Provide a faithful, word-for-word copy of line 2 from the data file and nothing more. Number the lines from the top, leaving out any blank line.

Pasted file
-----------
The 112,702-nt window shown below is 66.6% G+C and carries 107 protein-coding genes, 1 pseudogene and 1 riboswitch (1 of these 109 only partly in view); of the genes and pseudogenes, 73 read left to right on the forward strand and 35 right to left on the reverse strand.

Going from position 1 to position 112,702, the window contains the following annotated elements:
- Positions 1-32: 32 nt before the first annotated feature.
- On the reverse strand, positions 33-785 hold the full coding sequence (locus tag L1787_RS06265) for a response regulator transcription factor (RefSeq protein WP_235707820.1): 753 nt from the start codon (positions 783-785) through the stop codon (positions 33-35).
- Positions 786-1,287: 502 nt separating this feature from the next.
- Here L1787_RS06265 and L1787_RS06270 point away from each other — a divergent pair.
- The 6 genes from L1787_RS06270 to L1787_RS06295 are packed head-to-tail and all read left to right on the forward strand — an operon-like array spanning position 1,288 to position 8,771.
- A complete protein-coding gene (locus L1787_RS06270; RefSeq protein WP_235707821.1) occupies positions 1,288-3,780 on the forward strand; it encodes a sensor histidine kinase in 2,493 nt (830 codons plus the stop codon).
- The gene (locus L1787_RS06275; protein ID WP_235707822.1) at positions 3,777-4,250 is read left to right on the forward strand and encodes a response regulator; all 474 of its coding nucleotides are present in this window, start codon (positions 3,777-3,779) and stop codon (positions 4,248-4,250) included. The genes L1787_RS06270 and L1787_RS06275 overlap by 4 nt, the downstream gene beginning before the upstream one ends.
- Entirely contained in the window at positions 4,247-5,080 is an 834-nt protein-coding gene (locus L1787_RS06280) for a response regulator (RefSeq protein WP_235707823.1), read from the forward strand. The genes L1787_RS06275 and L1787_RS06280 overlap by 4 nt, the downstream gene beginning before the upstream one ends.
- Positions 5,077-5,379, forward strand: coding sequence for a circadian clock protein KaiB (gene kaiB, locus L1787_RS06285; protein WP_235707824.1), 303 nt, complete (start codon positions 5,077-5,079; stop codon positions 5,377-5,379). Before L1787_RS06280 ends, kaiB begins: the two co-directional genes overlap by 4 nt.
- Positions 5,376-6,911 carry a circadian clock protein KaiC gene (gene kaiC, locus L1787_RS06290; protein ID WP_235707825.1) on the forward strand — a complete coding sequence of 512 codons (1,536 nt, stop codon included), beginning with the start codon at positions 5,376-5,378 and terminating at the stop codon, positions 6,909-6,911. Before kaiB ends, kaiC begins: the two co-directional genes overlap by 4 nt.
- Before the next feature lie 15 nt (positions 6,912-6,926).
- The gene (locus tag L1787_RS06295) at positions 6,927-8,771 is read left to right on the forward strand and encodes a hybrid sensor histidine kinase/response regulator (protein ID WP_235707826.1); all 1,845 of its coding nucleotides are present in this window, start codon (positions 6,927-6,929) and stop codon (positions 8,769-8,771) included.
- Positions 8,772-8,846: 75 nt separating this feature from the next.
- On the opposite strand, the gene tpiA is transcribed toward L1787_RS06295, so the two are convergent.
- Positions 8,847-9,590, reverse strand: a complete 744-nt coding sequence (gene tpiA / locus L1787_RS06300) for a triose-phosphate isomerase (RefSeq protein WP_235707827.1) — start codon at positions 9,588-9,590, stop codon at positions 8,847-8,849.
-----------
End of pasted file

Going from position 1 to position 112,702, the window contains the following annotated elements: